3

The Childless vs. the Mommies: Do Women with Children Get Preferential Treatment at Work?

Yes. But what's a single, childless woman to do? Create a united force for advocacy

(Image: Thinkstock)

Recent reports in Australia and the UK have shed light on an issue that many global, working women face: Do women with children get preferential treatment in the workplace?

Some women say yes, citing discriminatory practices in cases of requested leave and sympathy from employers—a disparity when it comes to gaining approval for vacation or early leave due to emergencies.

One woman even says there’s a ‘cult of motherhood’ in the UK, where mothers’ out-of-office lives are perceived as more significant than childless women’s.

“There’s an unbelievable permissiveness towards mothers at work,” says Jody Day, founder of Gateway Women, an organization that seeks to support, inspire, and empower childless women. “If they’re bombarding their colleagues with child-related talk all day, it’s deemed acceptable, but if women without children talk about their lives in the same way, we’re seen as self-absorbed.”

Wow. Ya don’t say.

On one hand, as a single (ie. not married) woman with no children, it’s often perceived that I have much more free time and flexibility than a woman with children and a husband at home.

And some of my single-without-children peers may approach this issue with the “you made your bed, now lie in it” mentality. We both created our respective paths and lifestyles, and we both have pros and cons of those respective lifestyles, right?

Not so fast.

I was raised by a working mom—and some of that time, a single mom—so I can empathize with a woman who needs to leave work early to pick up her sick child from school or who wants to save her vacation days for that big two-week family trip.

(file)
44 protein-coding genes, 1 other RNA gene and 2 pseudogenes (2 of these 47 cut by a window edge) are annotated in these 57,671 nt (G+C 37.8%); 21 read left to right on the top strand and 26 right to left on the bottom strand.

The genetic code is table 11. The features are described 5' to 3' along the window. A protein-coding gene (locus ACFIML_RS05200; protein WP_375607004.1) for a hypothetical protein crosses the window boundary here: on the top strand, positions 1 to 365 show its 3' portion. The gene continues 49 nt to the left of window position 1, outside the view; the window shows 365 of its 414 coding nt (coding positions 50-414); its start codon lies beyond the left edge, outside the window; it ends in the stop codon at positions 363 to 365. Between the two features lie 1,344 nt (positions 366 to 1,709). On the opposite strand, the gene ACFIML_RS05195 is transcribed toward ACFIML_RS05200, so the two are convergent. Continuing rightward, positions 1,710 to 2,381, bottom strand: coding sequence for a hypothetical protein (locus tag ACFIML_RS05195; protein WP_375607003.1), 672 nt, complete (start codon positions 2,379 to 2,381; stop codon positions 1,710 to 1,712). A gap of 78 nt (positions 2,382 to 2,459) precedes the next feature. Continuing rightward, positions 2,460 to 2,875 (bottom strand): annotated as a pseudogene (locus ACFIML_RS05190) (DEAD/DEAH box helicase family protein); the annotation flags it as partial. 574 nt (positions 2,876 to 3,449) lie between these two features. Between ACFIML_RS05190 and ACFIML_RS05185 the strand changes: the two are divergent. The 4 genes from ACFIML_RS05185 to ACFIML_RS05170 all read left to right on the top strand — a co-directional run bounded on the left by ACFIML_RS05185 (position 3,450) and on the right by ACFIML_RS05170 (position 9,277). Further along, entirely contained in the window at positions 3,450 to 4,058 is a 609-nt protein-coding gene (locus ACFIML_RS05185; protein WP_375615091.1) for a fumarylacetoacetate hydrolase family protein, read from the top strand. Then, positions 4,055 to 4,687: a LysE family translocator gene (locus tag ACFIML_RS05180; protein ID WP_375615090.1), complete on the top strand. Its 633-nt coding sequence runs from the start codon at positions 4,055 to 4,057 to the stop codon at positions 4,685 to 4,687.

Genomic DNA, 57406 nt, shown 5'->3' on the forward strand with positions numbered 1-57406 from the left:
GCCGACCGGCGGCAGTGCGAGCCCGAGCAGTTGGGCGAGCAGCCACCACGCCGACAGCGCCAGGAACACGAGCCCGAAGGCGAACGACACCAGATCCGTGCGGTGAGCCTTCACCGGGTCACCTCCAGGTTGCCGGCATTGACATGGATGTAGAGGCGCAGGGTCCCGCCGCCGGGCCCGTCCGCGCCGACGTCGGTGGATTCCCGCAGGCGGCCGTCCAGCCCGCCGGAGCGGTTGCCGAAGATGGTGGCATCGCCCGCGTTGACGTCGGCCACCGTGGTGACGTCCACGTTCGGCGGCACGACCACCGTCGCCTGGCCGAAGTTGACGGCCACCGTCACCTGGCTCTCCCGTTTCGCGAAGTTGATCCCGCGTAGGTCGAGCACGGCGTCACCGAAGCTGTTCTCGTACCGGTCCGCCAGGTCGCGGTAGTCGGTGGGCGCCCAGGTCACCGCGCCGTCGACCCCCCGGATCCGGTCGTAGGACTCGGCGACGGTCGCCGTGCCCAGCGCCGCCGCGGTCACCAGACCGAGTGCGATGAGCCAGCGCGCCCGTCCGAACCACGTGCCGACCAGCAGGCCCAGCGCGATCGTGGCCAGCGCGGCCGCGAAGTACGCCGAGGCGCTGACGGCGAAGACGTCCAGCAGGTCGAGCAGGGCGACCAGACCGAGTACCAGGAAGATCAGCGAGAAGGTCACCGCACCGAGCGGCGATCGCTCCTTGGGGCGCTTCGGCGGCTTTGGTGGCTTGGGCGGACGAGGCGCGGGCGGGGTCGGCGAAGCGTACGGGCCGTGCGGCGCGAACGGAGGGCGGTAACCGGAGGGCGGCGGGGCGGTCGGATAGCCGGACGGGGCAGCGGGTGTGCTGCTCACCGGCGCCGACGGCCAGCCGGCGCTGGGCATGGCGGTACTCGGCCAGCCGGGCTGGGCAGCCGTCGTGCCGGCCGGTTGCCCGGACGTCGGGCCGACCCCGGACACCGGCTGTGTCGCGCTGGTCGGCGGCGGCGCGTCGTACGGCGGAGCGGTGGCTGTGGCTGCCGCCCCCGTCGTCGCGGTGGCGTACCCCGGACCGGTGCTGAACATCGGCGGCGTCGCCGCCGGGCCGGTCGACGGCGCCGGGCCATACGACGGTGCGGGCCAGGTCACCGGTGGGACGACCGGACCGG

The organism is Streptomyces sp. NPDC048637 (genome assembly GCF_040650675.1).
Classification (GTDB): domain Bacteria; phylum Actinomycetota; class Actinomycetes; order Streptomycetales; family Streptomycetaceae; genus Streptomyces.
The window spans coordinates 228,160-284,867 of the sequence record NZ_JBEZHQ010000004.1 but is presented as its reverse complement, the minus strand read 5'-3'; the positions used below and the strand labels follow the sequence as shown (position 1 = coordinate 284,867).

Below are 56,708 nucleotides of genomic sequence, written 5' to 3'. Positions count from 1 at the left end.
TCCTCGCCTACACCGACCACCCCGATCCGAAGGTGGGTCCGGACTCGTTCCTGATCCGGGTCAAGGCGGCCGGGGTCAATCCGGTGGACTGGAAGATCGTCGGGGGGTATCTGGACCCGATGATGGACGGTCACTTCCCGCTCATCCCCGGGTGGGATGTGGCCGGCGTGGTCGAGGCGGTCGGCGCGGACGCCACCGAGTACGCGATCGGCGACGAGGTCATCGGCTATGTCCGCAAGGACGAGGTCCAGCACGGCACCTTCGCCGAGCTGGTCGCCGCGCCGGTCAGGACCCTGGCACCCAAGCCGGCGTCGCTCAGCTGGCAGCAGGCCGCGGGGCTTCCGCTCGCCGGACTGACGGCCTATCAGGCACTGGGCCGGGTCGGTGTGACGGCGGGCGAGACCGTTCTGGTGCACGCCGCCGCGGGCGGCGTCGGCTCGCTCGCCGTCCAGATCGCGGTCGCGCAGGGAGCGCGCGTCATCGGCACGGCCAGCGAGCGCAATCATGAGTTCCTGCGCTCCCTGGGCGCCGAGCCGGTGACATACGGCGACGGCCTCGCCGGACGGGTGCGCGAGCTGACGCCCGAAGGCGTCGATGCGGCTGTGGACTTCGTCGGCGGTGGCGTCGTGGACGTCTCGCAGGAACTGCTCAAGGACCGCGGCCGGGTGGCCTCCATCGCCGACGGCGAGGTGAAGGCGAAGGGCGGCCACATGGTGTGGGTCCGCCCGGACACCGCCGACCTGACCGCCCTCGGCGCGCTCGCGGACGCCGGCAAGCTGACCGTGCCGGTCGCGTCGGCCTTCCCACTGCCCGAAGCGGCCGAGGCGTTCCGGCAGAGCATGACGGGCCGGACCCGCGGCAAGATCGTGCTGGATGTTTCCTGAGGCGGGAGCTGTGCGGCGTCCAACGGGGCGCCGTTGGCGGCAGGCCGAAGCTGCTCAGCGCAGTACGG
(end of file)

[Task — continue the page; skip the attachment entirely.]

The more prevalent issue for me is not that working mothers receive preferential treatment. It’s the inequities that face us all in terms of employment and benefits altogether. It’s many women’s passive approach to getting what they deserve and fighting for it.

There are still women in the States who can’t even get maternity leave and are treated as though giving the gift of life is simply a nuisance to the bottom line. The U.S. is one of the few countries that does not mandate paid parental leave.

Add to that the fact that we still get paid 77 cents to every man’s dollar (parent or not), that many of us are burning out by age 30, and that African American women top out with the highest unemployment rate among minority women, and you’ve got more than a few good reasons to want to take a day—or a few hundred—off, throw up your hands and give up.

I fanatically digress.

I’ve faced that, “Oh, you don’t have children yet?” question so many times that it does almost build a bit of divisiveness when it comes to other working women who have families. But let’s be real: As women, we could all use the support from one another to truly advocate for ourselves as leaders and power women in the business world.

My suggestion to any woman who feels there’s unfair, preferential treatment of women with children: Negotiate your standards and benefits from the onset and actively fight for what you believe to be just and equal in terms of your professional growth and empowerment.

It doesn’t have to be a case of The Frivolously Childless vs. The Superwoman Mommies, but a real push for women advocating for better benefits and workplace treatment for one another. If a mother can leave work early for her sick child, the same should be true for a single woman who wants to be with their ailing spouse or parent.

Hey, I may not be planning to usher in a new bundle of joy anytime soon, but it would be more-than-nice to get those maternity leave benefits (and a bit more empathy) later. Let’s all work together to level the playing field in all aspects of the workplace for women. It’s only the boss moves way.

What do you think? Do working women with children get preferential treatment? #SoundOff and follow Janell on Twitter @JPHazelwood.

ACROSS THE WEB
  • Working Mom Houston

    As a working mother, my most important contribution I can make to this world is in how I raise my child. Prior to having children, my life outside work was not as important as it is now. The responsibility to ensuring that I raise a productive member of society was not weighing on my soldiers when I got home. To say that mothers receive preferential treatment at work diminishes the important work that most women are engaging in when they raise their children.

  • KH

    That’s real cute and all, but what if you never plan to be a mother? Or aren’t able.
    When do I “catch up”? Thirty minutes here and there add up, but I’d never be granted
    the same to go to a movie. Or a hair appointment. That’s important to Me. Why is your important more valid than mine?